Professor Goldstein has taught at San Francisco State University, the University of Pittsburgh, LaGuardia Community College, Hunter College, Columbia University, Dominican University, and the Regional Language Centre in Singapore.
She is the 1987 recipient of the International TESOL-Newbury House Publishers Award for Distinguished Research and the 2000 recipient for Honorable Mention for best article published in the Journal of Second Language Writing. She has served as a consultant to Educational Testing Service, is on the editorial board of the Journal of Second Language Writing and has served on the TESOL publications committee and the TESOL serial publications committee. She is the founder of the EAPP and the writing program at the Institute.
She has published articles in TESOL Quarterly, Studies in Second Language Acquisition, The Journal of Second Language Writing, the CATESOL Journal and in various edited volumes and is the author of Teacher Written Commentary in Second Language Writing Classrooms, a volume in the series on multilingual writers for the University of Michigan Press.
Sociolinguistics, English discourse and grammar, applied linguistics research, second language composition, second language acquisition, writing for publication, distance learning, web design, writing program administration, writing assessment, intercultural communication
EdD, Applied Linguistics, and MEd, TESOL, Teachers College, Columbia University; MA, Linguistics and TESOL Certificate, University of Pittsburgh; BA Linguistics, SUNY Buffalo.
Courses offered in the past four years.
▲ indicates offered in the current term
▹ indicates offered in the upcoming term[s]
EDUC8560 - Teaching of Writing
Surverys theories and research in first and second language composition. Explores various types of written texts and discusses means of responding effectively to student writing.
Fall 2016 - MIIS
ICCO8570 / LING9570 - Comm in Multicultural Settings ▹
This course examines the social, cultural and linguistic factors that play a role in how intercultural communication is accomplished in multilingual/ multicultural settings and will enable students to gain the knowledge and tools needed for effective participation in multilingual/multicultural communication. The course is designed for students in all programs (T&I, business, policy, and TESOL/TFL), who will find themselves interacting with people across varied linguistic and cultural backgrounds .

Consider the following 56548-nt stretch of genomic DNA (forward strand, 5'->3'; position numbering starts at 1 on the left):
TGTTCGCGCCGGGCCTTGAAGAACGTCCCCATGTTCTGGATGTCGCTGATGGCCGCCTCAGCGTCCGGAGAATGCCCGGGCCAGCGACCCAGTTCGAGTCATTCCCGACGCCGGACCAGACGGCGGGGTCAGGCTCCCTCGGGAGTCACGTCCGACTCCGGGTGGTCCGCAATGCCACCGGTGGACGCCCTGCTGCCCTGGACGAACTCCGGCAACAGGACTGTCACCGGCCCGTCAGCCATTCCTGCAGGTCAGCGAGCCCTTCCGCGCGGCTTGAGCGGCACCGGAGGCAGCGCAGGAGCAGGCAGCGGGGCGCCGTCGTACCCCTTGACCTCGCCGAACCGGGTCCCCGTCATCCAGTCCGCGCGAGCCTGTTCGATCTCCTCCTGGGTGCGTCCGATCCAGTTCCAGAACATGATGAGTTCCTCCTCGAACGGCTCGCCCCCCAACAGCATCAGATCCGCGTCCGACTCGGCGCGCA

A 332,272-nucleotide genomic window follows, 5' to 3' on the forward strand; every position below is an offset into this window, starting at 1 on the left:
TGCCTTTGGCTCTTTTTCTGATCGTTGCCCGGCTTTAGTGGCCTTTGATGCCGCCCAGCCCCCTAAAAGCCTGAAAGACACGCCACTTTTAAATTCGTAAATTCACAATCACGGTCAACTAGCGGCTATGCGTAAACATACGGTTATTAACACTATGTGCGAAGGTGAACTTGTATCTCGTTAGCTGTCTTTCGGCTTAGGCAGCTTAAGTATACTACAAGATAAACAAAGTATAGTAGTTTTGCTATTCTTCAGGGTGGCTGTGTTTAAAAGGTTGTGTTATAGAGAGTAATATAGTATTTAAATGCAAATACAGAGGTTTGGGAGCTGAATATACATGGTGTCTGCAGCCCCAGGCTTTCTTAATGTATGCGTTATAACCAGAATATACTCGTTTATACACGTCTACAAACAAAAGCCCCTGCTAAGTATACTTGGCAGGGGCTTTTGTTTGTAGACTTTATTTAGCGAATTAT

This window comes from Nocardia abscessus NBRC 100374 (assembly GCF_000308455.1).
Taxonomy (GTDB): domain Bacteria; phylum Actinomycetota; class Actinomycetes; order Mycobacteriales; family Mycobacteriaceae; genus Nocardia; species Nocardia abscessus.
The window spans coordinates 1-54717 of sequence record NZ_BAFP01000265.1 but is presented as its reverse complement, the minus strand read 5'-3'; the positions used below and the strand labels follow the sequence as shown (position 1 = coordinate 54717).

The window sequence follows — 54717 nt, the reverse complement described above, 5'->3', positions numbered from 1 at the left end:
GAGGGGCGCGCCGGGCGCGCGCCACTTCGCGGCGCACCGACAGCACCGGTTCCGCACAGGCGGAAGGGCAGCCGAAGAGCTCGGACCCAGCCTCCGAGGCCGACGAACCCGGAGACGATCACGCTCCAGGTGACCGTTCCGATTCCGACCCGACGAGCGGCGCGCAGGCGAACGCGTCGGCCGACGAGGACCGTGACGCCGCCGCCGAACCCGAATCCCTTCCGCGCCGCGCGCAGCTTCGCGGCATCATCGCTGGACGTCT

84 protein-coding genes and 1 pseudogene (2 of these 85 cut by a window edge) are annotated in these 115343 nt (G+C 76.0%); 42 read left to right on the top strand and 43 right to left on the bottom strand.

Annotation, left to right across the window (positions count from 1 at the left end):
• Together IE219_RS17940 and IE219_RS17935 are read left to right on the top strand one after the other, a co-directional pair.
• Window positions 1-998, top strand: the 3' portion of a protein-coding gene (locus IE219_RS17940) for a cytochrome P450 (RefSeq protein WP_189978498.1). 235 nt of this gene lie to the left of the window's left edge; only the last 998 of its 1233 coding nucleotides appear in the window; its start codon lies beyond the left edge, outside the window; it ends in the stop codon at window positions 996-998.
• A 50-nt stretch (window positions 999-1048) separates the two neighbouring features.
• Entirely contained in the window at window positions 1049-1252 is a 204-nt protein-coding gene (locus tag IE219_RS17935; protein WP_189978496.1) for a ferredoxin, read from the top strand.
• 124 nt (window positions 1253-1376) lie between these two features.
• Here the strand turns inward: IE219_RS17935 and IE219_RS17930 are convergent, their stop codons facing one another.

The goals of this course are to:
(1) gain the knowledge needed to understand and interact effectively in multilingual/multicultural settings. This includes knowledge about social, cultural, and linguistic factors in terms of how they interact with each other and how they affect and are affected by interactions in multilingual/multicultural settings;
(2) develop an understanding of the roles linguistic and cultural attitudes play in interactions across multilingual and multicultural settings and how they influence the success of such interactions;
(3) develop the awareness needed to successfully participate in multilingual/multicultural interactions. This addresses not only the knowledge and attitudes discussed above but also how communication/interaction is structured across cultures and languages, how communication is monitored while in interaction, and what factors support or hinder successful interactions;
(4) develop "tools" for understanding our own and others' ways of interacting in order to be able to participate effectively in multilingual/multicultural interactions across a range of languages and cultures.
Spring 2017 - MIIS
LING8510 - Intro to Sociolinguistics
Introduces the interplay between language and society. Discusses regional and social dialects as well as the role of linguistic attitudes and language variation in language learning and teaching.
Fall 2015 - MIIS, Fall 2016 - MIIS
LING8670 - Applied Linguistics Capstone ▹
The Applied Linguistics Capstone is designed to help TESOL/TFL students refine their skills as applied linguistics professionals. Course participants will develop either a curriculum project, a, empirical research report, or an assessment tool, using original data that they have collected and analyzed. The course also aims to induce students to reflect on their previous coursework, as well as explore and clarify their future plans for careers as language teaching professionals.
Applied Linguistics Capstone Student Learning Outcomes (SLOs):
Understand processes of inquiry relevant to language education
Plan research activities for designing curriculum and language instruction, assessment, or empirical investigation
Execute data collection procedures
Analyze data using appropriate quantitative and qualitative methods
Synthesize and report findings clearly, convincingly, and creatively for a professional audience
Apply research skills in educational settings
Fall 2015 - MIIS, Spring 2017 - MIIS